Derrida Force Of Law Essay

Derrida Force Of Law Essay-47
By using our site, you agree to our collection of information through the use of cookies.

Tags: Thesis Promoting Cultural IdentityCase Studies In Law SchoolEndangered Species Research PaperBuy Research ProposalFlorida State Creative WritingSalvador Dali Influences EssaysHomosexuality Essay

In welcoming the audience, Peter Goodrich, a professor of law at Cardozo, noted that people who were "unimpeded by any knowledge of what they're talking about" evidently felt an especially passionate urge to denounce Derrida.

Although no speaker mentioned it as such, the most egregious example was undoubtedly the obituary in The New York Times -- a tour de force of malice and intellectual laziness, by someone whose entire knowledge of Derrida's work appeared to have been gleaned from reading the back of a video box for the Woody Allen film Deconstructing Harry.

(Or so I figured out the hard way, a few months ago, by reading Rogues first.) "What is currently called deconstruction," said Derrida in 1989, "would not at all correspond (though certain people have an interest in spreading this confusion) to a quasi-nihilistic abdication before the ethico-politico-juridical question of justice and before the opposition between just and unjust...." His goal, in effect, is to point to a notion of justice that would be higher than any given code of laws.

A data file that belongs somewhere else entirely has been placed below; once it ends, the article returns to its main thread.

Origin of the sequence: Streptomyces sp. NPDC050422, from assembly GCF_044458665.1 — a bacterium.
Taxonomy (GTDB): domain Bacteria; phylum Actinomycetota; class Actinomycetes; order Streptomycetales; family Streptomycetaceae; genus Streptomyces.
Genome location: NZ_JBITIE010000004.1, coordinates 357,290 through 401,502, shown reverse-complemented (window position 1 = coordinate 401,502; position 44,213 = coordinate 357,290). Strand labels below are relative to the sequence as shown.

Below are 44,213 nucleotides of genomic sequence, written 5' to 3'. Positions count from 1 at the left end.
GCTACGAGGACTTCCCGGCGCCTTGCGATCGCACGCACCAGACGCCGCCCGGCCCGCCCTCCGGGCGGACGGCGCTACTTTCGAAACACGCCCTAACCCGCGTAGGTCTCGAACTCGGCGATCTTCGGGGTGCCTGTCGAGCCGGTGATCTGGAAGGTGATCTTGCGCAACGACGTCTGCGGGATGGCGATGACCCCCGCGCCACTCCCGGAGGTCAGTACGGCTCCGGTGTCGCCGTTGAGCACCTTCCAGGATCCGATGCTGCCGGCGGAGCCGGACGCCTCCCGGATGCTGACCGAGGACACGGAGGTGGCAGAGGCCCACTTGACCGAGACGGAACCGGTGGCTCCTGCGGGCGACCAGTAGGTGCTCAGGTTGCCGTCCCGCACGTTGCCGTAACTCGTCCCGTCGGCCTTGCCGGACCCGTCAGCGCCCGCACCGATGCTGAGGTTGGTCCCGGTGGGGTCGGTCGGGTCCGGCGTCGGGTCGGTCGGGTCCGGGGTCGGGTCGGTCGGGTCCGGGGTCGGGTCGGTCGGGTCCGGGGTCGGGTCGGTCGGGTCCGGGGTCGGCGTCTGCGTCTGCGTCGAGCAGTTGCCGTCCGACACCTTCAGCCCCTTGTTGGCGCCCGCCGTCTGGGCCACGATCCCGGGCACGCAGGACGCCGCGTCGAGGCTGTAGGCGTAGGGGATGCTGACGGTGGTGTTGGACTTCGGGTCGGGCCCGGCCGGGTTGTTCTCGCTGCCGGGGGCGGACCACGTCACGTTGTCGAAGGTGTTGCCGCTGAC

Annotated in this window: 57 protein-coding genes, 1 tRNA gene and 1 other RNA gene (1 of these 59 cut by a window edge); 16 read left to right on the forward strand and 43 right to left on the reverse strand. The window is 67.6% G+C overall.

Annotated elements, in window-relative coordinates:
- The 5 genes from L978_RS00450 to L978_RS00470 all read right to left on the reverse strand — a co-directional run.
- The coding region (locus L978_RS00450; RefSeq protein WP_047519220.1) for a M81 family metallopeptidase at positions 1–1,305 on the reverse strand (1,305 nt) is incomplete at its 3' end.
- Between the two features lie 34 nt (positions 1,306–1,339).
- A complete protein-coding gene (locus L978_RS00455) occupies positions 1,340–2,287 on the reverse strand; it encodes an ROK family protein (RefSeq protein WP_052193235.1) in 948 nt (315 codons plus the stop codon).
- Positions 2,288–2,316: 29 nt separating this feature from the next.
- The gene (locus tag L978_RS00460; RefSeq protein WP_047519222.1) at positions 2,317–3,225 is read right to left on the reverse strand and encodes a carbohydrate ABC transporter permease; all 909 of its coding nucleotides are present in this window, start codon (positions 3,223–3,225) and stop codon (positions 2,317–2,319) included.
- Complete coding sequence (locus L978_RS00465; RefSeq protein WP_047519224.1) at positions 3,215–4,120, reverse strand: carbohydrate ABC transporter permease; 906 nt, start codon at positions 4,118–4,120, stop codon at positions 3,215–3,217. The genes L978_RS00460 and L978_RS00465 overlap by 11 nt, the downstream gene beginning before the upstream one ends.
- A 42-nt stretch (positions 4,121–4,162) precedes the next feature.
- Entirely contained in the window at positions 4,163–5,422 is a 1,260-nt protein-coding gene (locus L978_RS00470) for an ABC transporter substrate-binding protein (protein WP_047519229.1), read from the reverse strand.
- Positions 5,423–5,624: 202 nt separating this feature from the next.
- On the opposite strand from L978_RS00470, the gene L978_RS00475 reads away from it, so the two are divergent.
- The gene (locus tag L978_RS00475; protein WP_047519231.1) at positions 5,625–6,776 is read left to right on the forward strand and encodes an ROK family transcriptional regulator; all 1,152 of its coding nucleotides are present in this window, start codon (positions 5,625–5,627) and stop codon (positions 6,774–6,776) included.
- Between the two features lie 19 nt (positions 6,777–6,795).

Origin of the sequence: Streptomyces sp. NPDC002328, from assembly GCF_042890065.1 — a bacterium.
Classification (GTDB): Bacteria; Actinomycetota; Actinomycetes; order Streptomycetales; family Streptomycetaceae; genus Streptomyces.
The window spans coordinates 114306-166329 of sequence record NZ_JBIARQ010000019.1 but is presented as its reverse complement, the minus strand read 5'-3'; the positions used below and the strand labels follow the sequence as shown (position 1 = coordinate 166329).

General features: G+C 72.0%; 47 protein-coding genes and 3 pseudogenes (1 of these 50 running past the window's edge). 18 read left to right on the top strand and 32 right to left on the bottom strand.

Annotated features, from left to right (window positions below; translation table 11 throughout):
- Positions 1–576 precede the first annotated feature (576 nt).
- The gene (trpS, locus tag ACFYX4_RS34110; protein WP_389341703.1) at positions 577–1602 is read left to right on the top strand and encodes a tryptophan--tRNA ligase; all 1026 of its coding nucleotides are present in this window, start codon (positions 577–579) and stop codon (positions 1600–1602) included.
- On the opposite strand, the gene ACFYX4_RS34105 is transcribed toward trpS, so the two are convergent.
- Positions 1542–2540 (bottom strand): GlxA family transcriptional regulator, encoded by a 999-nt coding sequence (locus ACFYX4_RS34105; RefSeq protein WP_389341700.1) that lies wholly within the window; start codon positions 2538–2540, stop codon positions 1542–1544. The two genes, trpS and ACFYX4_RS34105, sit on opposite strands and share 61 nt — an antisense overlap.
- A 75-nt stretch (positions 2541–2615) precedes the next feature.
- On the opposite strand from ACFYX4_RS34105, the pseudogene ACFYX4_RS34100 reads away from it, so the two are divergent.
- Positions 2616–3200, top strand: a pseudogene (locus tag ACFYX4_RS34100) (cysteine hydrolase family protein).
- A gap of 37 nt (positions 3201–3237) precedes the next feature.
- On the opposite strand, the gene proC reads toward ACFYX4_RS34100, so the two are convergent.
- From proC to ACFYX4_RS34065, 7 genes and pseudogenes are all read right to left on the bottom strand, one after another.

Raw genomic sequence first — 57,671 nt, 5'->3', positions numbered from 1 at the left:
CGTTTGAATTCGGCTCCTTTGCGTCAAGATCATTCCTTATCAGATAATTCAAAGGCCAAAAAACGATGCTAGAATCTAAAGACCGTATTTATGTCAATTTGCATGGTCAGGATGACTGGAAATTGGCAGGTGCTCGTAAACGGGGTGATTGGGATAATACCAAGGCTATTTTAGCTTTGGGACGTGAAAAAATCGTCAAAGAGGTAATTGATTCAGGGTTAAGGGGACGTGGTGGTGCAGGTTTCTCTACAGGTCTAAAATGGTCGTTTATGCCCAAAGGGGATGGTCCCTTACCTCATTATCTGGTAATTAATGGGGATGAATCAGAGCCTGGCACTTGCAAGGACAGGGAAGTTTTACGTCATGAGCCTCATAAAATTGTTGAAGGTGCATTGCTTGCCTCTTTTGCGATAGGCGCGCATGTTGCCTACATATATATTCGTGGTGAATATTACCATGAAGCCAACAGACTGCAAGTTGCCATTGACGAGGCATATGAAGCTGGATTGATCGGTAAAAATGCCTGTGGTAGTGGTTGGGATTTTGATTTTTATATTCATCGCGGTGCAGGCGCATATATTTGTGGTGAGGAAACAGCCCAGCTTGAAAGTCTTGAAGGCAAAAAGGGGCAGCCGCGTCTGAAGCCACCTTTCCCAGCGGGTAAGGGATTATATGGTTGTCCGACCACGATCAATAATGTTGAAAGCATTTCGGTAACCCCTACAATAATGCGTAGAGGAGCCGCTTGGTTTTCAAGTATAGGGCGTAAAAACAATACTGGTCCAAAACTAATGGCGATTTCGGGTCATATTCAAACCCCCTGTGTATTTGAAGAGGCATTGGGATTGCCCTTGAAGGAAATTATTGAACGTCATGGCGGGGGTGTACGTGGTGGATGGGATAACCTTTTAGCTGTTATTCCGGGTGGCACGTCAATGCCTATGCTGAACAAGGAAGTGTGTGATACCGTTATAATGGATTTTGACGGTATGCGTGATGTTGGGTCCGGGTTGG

Likewise, in other late writings, Derrida seeks to define a notion of forgiveness that would be able to grapple with the unforgivable.

In his keynote talk at the American Academy of Religion in 2002, Derrida proposed a notion of God that, in effect, utterly capsized the familiar world of monotheism by stripping it of all our usual understandings of divine authority.

Suppose God were not the all powerful king of the universe (the image that even an atheist is prone to imagine upon hearing the name "God").

There is a sense in which, although he was an atheist, he practiced what a medieval scholar might have recognized as "negative theology" -- an effort to define the nature of God by cutting away all the misleading conceptions imposed by the limits of human understanding.

The implications were political, at least in some very abstract sense.

And, he asks, might it be the case that Levantine traditions of hospitality (of welcoming the Other into one's home) transcend more modern conceptions of ethics?

For someone constantly accused of relativism, Derrida often sounds in these late works like a man haunted by the absolute.

SHOW COMMENTS

Comments Derrida Force Of Law Essay

  • And yet' Derrida on Benjamin's Divine Violence - academia.edu
    Reply

    Even with these questions regarding Derrida’s essay, the primary difference between “Critique of Violence” and “Force of Law” stands Benjamin is willing to offer a name that would authorize that violence; Derrida, at the last moment, refuses this gesture, this signature.…

  • Derrida’s “Force of Law” pt 2 — Tuesday, 3/13 @ pm in Kroeber 219
    Reply

    Dear FSWG members, Please join us this coming Tuesday, March 13, at pm in Kroeber 219, for part 2 of our discussion of Derrida's "Force of Law." The full essay is available here please email us to receive a PDF if you have any difficulty with the wordpress file.…